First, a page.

Supermini CUV Hyundai ix20 garners attention
There can be little doubt that the recent ‘scrappage' incentive in the UK was the shot in the arm that the motoring industry needed during the worst of the economic crisis. Some manufacturers benefited more than others however. ‘Scrappage' was seized upon by many drivers as an opportunity to swap a long-owned car for another long-term purchase.
With its five-year warranty and some barely believable bargains on offer, it came as little surprise that it was Korean carmaker Hyundai that really cleaned up in terms of new sales. However, while Hyundai made the most of the temporary scheme, it has no plans to return to normal operating procedures now that car-buyers are on their own again.
The manufacturer has seen sales boom and expects continued growth. Perhaps this is because the company's profile was raised so effectively during the crisis, but undoubtedly the continuing roll out of timely and market relevant new products stands it in good stead. The i10, i20 and i30 have given Hyundai a strong showing in the city, supermini and hatchback segments. The recently launched Tucson (ix35) is the crucial crossover model required for customers who want something smaller than the full-size SUV Santa Fe and big things are predicted for the i40 executive saloon that's due in the near future. For now though, it's the supermini CUV ix20 that's garnering the attention.
If you're slightly confused by the name, you're not alone. Unlike the ix35 the ix20 will not be offered with four-wheel drive. Apparently it's the ‘5' that denotes the off-road chassis; the "ix" prefix denotes a crossover model.
And that's exactly what you get in the new ix20 — a model that fuses the compact dimensions of a hatchback supermini with the interior space and practicality of an MPV.
The cabin room on offer is striking. There are adaptable elements to help make the most of the dimensions such as a tiered boot floor and independently adjustable rear seat positioning, but it's the outright space that's most impressive. Hyundai claims rear seat legroom is greater than that of one of the most popular full-size SUVs on the market and better boot volume than one of the most respected executive estates — neither is hard to believe.
The tall cabin also allows for an advantageous driving position. Even in the base of the three trim levels the adjustable driver's seat height allows for tailoring, the result being a commanding view. Unfortunately, bulky A-pillars restrict the view into corners, but the glass house is a large one anyway, and even with the upwardly sloping rear window line the surround view is good. That window line is part of Hyundai's "Fluidic Design" philosophy, and it gives the ix20 a strong contemporary feel from the outside. Design elements from the exterior are replicated inside for a more upmarket ambience and the highly stylised grille adds to the flair.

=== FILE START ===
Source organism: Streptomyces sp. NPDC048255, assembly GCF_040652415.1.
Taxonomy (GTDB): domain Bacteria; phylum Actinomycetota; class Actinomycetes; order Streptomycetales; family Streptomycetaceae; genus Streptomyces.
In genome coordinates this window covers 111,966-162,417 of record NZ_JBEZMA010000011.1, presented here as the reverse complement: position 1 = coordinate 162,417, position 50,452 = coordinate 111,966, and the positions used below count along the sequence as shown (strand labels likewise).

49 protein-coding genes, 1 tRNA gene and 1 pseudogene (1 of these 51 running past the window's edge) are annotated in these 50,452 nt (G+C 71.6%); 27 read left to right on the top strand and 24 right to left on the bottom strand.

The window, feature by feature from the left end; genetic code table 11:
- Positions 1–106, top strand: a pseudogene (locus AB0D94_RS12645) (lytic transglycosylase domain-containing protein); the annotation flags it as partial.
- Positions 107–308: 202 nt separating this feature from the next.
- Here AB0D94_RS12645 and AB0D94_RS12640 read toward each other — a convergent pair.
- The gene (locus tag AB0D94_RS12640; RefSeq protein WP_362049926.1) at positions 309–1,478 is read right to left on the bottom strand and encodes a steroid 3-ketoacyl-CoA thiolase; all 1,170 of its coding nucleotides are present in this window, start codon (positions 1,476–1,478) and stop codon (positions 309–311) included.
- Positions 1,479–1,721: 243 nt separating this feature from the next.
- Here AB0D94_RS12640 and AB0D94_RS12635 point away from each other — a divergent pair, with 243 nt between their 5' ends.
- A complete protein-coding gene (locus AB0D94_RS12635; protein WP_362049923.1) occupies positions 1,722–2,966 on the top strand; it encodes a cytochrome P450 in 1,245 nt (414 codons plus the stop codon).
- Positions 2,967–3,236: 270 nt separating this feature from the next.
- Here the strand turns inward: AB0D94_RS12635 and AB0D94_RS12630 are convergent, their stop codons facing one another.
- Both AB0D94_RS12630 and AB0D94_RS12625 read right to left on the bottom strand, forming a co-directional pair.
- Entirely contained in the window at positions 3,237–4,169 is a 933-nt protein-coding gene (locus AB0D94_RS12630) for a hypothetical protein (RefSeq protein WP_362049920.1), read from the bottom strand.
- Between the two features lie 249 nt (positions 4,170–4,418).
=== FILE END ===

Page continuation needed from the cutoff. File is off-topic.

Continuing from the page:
Value for money remains key and standard Bluetooth integration and parking sensors add to the appeal. Although the base model is less striking in terms of exterior finish, standard AC and iPod integration is impressive for the segment, and a full length glass roof for the top-spec model can be opened like a normal sunroof.
The ix20's engine line-up is refreshingly simple; a petrol and diesel in 1.4-litre configuration both producing 89bhp. The diesel, combined with a six-speed rather than the petrol's five-speed transmission naturally offers the greatest fuel economy and lowest emissions. A 1.6-litre petrol with 123bhp is offered only with a four-speed automatic gearbox. Weird.
Designed in Europe, the ix20 provides impressive ride quality. The steering also feels direct and responsive, but remains light enough for ease of use around town. The 1.4-litre engine is adequate, but punishes poor gear selection with a lack of pulling power. Fortunately a gear shift indicator informs the driver of the optimum gear for maximum fuel economy, although it sometimes proves wise to ignore it and maintain higher revs when approaching a hill.
Also provided for additional economy is an Intelligent Stop and Go or ISG, a system which shuts the engine down when not in use. It's fairly slick in its operation — curiously it's smoother when starting up than when shutting down but remains unintrusive and requires no additional input from the driver.
Smart models like the ix20 mean that Hyundai can continue to exploit its raised profile. Accommodating, smartly styled and efficient, it's very much of the moment.
At a glance
Hyundai's first supermini MPV/CUV/hatchback fusion, call it what you will, is gunning for the popular Honda Jazz. AC, stop-start technology, Bluetooth connectivity are all standard fare, and we expect top marks safety ratings from the Euro NCAP too. Two 89bhp engines are offered to European buyers, 1.4-litre petrol or diesel, but the 1.6 123bhp motor and a four-speed auto are coming soon. Unfortunately not to the UAE; Hyundai told wheels there are no plans for the ix20.
Specs & ratings